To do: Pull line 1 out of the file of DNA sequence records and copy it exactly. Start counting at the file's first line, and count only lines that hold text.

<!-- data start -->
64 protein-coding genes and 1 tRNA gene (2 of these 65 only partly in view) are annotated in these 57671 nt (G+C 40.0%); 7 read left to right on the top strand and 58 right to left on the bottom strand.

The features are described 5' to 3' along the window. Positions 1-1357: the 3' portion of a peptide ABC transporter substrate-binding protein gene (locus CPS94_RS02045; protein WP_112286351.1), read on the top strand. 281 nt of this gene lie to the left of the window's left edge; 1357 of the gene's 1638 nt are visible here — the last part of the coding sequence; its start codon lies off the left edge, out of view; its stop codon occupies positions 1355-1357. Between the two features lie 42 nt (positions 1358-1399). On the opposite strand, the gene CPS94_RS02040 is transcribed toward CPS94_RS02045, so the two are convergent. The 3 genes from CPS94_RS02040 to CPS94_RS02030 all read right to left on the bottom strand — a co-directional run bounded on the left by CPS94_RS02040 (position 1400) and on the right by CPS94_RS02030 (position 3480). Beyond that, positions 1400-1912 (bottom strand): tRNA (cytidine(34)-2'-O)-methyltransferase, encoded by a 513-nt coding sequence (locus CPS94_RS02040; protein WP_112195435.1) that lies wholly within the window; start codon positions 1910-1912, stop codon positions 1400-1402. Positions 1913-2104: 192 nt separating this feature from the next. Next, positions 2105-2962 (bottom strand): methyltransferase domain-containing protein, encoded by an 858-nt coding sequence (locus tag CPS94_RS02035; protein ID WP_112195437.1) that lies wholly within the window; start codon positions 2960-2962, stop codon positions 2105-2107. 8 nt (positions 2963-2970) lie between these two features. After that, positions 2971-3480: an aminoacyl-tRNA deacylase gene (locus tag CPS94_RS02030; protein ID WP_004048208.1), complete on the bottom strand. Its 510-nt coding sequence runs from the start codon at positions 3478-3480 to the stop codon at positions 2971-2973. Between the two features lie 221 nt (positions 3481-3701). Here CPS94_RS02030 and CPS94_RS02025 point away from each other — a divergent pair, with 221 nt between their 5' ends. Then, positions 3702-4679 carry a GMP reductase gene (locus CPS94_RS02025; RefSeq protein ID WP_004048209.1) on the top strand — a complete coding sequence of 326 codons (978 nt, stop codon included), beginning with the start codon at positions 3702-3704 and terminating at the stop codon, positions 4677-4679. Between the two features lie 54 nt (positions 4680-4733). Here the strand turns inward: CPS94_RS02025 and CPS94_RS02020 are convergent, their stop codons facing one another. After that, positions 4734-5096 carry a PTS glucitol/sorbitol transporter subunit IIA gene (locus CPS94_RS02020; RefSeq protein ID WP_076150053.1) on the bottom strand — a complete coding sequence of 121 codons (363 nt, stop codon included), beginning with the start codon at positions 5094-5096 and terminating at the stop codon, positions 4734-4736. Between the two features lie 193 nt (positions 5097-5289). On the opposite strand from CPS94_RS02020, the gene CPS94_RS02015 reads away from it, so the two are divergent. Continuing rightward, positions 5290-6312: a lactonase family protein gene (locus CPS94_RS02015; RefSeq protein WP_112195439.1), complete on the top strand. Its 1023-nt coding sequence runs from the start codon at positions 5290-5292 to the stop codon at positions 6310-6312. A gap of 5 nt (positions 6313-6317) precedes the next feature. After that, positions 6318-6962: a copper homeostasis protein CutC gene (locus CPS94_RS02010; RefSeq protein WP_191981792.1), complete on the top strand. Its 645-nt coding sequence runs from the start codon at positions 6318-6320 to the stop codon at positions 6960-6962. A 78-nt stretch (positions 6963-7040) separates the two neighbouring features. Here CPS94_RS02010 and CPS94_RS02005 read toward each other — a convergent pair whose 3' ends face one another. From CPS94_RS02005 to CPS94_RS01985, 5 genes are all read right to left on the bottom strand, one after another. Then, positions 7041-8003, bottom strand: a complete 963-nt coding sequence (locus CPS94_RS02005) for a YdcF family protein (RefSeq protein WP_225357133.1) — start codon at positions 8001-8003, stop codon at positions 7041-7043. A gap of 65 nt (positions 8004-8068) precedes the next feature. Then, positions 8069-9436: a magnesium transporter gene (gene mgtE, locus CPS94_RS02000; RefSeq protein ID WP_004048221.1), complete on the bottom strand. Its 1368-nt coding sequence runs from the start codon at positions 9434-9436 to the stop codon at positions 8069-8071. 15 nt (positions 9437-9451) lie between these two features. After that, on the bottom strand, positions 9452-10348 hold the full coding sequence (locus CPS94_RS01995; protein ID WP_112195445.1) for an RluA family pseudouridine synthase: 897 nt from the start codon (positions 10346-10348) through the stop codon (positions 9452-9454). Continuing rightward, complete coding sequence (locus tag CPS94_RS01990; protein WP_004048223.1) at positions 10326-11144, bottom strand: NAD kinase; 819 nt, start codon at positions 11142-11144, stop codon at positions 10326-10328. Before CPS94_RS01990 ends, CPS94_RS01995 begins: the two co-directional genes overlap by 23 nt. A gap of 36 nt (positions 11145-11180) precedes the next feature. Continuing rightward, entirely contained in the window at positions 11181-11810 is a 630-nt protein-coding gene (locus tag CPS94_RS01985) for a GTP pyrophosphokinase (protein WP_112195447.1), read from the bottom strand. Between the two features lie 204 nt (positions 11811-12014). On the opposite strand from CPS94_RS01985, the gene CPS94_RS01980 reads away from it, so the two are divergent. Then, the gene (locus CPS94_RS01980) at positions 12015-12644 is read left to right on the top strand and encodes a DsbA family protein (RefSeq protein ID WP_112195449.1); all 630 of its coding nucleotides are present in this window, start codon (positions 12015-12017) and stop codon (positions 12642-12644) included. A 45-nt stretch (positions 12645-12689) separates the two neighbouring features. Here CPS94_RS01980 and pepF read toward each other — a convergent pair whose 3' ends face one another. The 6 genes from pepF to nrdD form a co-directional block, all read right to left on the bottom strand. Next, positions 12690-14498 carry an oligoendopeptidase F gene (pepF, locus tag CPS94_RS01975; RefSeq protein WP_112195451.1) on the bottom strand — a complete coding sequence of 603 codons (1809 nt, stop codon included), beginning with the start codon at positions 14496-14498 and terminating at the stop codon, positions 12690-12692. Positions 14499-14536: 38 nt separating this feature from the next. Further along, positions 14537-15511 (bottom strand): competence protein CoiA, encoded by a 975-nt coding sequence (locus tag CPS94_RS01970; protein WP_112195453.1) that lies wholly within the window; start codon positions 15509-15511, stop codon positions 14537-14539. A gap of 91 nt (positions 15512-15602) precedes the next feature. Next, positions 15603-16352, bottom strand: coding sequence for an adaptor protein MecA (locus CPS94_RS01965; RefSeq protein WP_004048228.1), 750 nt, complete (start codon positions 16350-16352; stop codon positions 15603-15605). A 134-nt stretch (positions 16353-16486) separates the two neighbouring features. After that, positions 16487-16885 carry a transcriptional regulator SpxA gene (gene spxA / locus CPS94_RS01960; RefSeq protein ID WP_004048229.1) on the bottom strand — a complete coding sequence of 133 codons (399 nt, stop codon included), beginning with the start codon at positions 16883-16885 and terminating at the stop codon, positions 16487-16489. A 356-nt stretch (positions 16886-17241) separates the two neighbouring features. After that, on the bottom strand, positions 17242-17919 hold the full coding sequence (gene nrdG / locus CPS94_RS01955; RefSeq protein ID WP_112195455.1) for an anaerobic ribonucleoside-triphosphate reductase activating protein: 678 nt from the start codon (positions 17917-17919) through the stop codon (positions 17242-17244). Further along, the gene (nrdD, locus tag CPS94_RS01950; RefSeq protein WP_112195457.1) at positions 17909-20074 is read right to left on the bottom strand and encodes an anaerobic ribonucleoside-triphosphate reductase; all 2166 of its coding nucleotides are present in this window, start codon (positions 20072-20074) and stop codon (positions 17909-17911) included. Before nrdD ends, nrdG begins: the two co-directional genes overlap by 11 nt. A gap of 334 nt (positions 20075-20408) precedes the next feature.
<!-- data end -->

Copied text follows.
64 protein-coding genes and 1 tRNA gene (2 of these 65 only partly in view) are annotated in these 57671 nt (G+C 40.0%); 7 read left to right on the top strand and 58 right to left on the bottom strand.